Why BMI alone cannot be used to measure obesity

BMI cutoff values lack sensitivity

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Is obesity related to body mass index (BMI) alone? No. Experts believe this might not be the right approach. BMI is just a quick way to determine whether you are in a healthy weight bracket, but it does not provide the complete picture of a person’s health. By feeding in your height and weight, the numerous free BMI calculators available online tell you whether you are underweight, normal, overweight or obese.

Because of our genetics, even at a lower BMI, Indians carry excess fat, says noted endocrinologist Dr Shashank Shah.

Last August, the American Medical Association (AMA) discouraged doctors from relying on BMI alone to diagnose obesity. Researchers at Yale Medicine argue that BMI was developed based on the bodies of non-Hispanic white men; it may not provide accurate results for those who fall in other categories of sex, ethnicity, and race. This is why doctors insist that BMI should be used as a key factor, along with other parameters like blood pressure, cholesterol, and glucose level, to understand a person's overall health.

Obesity in India has reached a state where almost one in three people have some amount of excess fat in the body. Especially around the waist, which is often a precursor for chronic conditions like diabetes, heart and kidney disease, sleep apnea, and liver cirrhosis. Because of our genetics, even at a lower BMI, Indians carry excess fat, says noted endocrinologist Dr Shashank Shah.

BMI is essentially a number calculated by dividing your weight in kilograms with the square of your height in meters. As per the Centers for Disease Control and Prevention (CDC), BMI "is not intended to diagnose excess body fat or weight-related illnesses, such as high blood pressure, elevated cholesterol, and type 2 diabetes," all of which play a crucial role in weight management.

Recently, a paper by researchers at JAPI (Journal of the Association of Physicians of India) argued that “body mass index and waist circumference were both recommended for better identification of people at risk of obesity-related comorbidities than either of them alone.” The researchers added that the diagnosis and management of obesity should also consider a patient's psychology. The Edmonton Obesity Staging System (EOSS) was suggested as being most suitable for the assessment of obesity. A multidisciplinary team was considered invaluable for treating patients with obesity. The use of once-a-week semaglutide (2.4 mg) via the subcutaneous route was suggested as the first-choice anti-obesity treatment when pharmacotherapy is deemed necessary.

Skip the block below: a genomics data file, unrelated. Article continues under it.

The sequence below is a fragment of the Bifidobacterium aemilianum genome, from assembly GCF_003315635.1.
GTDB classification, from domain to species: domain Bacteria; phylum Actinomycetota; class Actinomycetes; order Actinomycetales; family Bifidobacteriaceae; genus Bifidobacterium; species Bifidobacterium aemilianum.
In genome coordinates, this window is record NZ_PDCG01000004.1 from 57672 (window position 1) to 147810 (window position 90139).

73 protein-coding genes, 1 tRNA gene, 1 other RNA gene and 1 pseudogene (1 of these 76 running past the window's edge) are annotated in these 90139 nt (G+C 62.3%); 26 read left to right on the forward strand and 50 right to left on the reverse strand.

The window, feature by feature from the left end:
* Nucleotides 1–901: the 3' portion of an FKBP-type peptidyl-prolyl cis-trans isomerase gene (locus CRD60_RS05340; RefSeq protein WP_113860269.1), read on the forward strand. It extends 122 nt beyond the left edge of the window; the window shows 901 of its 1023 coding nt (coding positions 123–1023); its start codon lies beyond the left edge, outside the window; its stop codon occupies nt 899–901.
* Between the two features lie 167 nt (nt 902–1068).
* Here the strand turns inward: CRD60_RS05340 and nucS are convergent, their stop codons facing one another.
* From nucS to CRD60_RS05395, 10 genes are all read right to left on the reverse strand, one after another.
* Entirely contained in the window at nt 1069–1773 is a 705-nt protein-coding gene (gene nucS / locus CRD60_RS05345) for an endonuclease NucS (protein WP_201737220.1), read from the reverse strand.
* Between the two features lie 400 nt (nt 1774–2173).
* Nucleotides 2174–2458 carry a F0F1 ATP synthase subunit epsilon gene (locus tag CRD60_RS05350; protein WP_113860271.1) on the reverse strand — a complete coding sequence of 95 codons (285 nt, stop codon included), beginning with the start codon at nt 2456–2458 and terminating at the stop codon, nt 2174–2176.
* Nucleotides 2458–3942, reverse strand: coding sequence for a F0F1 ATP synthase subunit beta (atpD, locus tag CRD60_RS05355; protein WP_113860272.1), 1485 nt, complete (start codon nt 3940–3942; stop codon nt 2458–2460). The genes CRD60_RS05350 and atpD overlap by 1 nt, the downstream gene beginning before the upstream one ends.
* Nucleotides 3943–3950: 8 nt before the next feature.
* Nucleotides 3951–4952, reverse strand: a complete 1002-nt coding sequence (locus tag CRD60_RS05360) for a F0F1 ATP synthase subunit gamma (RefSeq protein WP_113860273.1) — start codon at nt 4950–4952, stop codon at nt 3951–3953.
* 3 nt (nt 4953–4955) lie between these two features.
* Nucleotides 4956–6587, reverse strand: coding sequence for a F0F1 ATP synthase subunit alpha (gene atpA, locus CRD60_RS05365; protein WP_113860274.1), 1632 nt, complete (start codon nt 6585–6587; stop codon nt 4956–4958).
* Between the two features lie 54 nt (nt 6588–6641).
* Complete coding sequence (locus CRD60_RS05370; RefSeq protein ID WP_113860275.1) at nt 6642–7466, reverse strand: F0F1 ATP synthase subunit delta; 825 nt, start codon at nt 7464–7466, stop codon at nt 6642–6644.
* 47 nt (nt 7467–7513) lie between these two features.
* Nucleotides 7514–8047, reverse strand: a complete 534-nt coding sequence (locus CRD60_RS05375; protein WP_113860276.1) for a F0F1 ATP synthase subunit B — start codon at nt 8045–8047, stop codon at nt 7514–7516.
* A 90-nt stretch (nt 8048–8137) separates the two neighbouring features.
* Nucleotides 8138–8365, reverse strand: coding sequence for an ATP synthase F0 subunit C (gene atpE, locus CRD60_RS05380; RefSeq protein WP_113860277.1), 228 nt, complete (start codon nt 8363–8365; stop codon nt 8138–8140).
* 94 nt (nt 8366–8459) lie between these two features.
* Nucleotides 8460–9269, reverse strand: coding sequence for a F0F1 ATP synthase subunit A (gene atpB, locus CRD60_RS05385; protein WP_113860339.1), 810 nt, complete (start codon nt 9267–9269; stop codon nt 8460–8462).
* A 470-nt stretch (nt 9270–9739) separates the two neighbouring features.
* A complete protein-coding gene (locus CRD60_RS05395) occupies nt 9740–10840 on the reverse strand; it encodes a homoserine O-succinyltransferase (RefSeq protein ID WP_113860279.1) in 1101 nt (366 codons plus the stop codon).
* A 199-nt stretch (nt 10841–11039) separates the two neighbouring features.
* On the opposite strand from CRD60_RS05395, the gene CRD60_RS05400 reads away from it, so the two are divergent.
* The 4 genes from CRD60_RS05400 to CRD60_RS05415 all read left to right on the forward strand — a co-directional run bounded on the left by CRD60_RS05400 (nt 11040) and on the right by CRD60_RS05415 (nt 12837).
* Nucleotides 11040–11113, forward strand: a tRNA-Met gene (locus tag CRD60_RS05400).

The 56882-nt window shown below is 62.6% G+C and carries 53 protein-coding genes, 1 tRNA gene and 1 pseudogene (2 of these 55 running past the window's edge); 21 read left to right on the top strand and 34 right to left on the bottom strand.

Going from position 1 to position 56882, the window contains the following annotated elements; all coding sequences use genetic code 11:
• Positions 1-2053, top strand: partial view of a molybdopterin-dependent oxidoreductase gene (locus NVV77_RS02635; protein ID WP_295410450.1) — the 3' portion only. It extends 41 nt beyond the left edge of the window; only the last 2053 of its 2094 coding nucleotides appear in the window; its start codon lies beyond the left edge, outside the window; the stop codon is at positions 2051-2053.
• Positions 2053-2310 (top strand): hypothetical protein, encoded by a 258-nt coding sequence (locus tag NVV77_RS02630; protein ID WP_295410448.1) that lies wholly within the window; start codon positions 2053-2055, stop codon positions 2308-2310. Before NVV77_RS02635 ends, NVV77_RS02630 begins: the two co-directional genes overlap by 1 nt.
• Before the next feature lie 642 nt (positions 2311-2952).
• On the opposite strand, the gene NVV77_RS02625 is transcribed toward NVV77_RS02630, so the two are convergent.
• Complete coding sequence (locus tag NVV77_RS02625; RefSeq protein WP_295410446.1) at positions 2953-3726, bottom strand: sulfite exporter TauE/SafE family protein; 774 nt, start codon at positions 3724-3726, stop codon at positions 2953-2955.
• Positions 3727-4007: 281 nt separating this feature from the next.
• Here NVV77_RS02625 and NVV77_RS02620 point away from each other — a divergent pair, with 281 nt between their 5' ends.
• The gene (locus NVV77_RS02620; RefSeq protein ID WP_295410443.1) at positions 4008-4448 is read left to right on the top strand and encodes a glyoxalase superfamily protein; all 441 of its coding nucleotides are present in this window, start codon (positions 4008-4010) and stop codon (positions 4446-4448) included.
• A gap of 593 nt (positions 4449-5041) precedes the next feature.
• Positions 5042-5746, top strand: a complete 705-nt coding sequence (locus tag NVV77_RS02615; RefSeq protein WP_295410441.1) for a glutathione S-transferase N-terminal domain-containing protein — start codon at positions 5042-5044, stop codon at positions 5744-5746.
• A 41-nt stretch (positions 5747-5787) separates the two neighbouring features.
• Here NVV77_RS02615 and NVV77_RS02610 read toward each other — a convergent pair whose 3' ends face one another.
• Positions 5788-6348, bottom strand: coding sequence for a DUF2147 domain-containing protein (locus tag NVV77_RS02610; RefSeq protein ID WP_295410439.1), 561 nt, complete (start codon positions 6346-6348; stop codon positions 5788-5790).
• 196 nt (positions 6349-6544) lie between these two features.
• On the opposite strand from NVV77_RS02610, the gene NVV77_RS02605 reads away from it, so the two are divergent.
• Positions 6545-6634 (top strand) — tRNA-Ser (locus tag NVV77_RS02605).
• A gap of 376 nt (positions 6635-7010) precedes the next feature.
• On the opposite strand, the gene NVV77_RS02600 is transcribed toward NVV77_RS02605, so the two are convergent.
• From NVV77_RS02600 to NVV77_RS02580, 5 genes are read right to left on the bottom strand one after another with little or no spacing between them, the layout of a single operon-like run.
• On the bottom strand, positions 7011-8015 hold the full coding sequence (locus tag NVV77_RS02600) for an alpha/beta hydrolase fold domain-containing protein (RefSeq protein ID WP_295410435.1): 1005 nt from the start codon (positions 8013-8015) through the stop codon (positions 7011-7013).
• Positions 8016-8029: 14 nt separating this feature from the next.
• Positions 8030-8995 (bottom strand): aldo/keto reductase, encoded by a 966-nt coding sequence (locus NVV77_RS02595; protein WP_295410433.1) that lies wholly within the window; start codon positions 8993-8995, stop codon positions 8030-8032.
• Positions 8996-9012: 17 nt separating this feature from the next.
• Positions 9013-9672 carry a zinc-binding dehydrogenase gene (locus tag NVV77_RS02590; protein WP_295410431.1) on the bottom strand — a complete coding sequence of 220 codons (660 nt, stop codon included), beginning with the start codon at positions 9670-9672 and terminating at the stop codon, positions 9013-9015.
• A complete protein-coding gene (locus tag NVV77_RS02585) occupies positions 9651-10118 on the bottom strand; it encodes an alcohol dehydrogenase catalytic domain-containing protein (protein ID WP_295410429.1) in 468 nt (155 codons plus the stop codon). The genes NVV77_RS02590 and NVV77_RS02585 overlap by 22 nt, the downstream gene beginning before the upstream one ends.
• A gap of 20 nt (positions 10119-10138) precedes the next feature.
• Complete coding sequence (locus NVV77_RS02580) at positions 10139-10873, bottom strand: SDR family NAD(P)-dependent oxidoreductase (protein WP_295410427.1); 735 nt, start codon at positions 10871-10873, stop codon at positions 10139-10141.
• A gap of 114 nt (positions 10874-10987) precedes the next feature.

“An algorithm considering all these aspects was proposed,” stated the paper. “BMI assessment is one of the most common measures of obesity. However, it does not exactly measure/correlate with the total content of body fat; this is because the total content of body fat in two individuals having the same BMI could differ by a factor of two. Also, BMI cutoff values lack sensitivity in identifying adiposity (percentage body fat) and BMI evaluation is insufficient for identifying individuals with excess body fat percentage in 50 per cent of the cases.”

The paper noted that the BMI is between 25 and 32 in those who are otherwise not graded as severely obese, but the impact of obesity on the body in the form of joint disease, spine and body pain, inability to move, breathlessness, and inter-personal relationship problems are so severe that they deserve more aggressive treatment before they progress into obesity. This is not measured by BMI. EOSS acknowledges all three (metabolic, functional, and mental) aspects of obesity, and thereby offers a more well-rounded diagnostic and management system for it.

"Cardiologists and practitioners do approve this new system of grading obesity, which will help in its treatment,” says Shah. “It will initiate preventive action and timely therapy, and give scope for newer drugs to treat obesity in time.”